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World Travel Guide > Guides > North America > Canada

Canada Health Care and Vaccinations

Title Special precautions
Tetanus No
Rabies No
Malaria No
Hepatitis A No
Diphtheria No
Yellow Fever No
Typhoid No

Visitors intending to stay in Canada for more than six months, either as tourists, students or employees, may be required to take a medical examination. Visitors working in an occupation in which protection of public health is essential may be required to undergo a medical examination even if employment is only temporary. Check with the Canadian Consulate or High Commission for further information.

Health Care

There is no reciprocal health agreement with the UK, but doctors will continue medication for prescriptions issued in Europe. Private health insurance is absolutely essential as hospital charges are very high. Health facilities are excellent. Travellers to more remote northern areas should carry personal first-aid kits. Dial 911 for emergencies.

Food and Drink

Tap water is safe to drink and food safety standards are high. If camping in the backcountry, you should be aware of the risks of giardia, where water in streams or lakes has been contaminated by animal waste. This can cause diarrhoea, vomiting and headaches. Ensure you boil, filter or purify water first; purification tablets are easy to buy in any outdoor equipment store. You should also be aware of the dangers of eating shellfish directly from the sea, which can cause paralytic shellfish poisoning, resulting in illness or death. Check locally before you travel.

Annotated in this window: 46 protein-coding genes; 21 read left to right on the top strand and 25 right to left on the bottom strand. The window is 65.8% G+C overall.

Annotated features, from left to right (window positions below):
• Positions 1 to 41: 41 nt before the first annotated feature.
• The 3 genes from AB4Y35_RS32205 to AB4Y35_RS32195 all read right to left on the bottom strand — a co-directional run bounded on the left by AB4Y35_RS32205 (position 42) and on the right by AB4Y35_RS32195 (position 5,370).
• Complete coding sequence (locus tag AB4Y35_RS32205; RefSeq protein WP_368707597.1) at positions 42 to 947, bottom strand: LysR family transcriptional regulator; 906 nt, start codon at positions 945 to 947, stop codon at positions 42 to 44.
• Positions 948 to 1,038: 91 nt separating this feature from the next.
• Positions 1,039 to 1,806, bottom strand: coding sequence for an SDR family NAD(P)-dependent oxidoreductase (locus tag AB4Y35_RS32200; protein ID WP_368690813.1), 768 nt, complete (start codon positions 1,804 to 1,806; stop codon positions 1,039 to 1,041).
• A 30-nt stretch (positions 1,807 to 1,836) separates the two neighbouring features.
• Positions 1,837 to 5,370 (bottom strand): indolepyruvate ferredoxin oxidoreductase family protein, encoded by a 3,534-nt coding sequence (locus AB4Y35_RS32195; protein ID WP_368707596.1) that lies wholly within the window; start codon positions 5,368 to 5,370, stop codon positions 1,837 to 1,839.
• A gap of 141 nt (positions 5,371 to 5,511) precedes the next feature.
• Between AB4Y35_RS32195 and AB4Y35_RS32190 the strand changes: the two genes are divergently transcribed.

Other Risks

Summer can bring extremely high temperatures, so you should guard against the problems of heat and sunstroke. Wear sunscreen to prevent sunburn, particularly on days when the widely publicised UV rating is high. (Remember that sunburn can be a risk in winter too, especially if you’re skiing, when the high altitude and reflection from the snow can be a potent combination.) In winter, on the other hand, temperatures can be bitterly cold and frostbite is a real risk; ensure you wear multiple layers and a hat, and cover your face when outdoors.

Rabies is present in animals. For those at high risk, vaccination before arrival should be considered. If you are bitten, seek medical advice without delay.

An outbreak of hepatitis A was reported in Vancouver Island in 2011, but most cases have been confined to one cultural group on the island. Vaccination against hepatitis A is not advised unless you’re visiting the outbreak area.

If walking in tick-infested woodland and brush areas, you should be aware of the risk of Lyme disease. Ensure you cover bare skin (tucking in all clothes), use insect repellent containing DEET and remove any attached ticks using tweezers. The disease is transmitted from the bites of the western blacklegged tick in British Columbia and the blacklegged or deer tick in other parts of Canada. Since 2010, there has been an increased risk in southern Quebec due to newly discovered populations of ticks carrying the bacterium that causes Lyme disease. The first symptom is usually a circular rash, accompanied by fatigue, chills, fever, headache, muscle and joint pain and swollen lymph nodes. You should seek treatment as soon as possible as symptoms can worsen if left untreated, though fatalities are rare.

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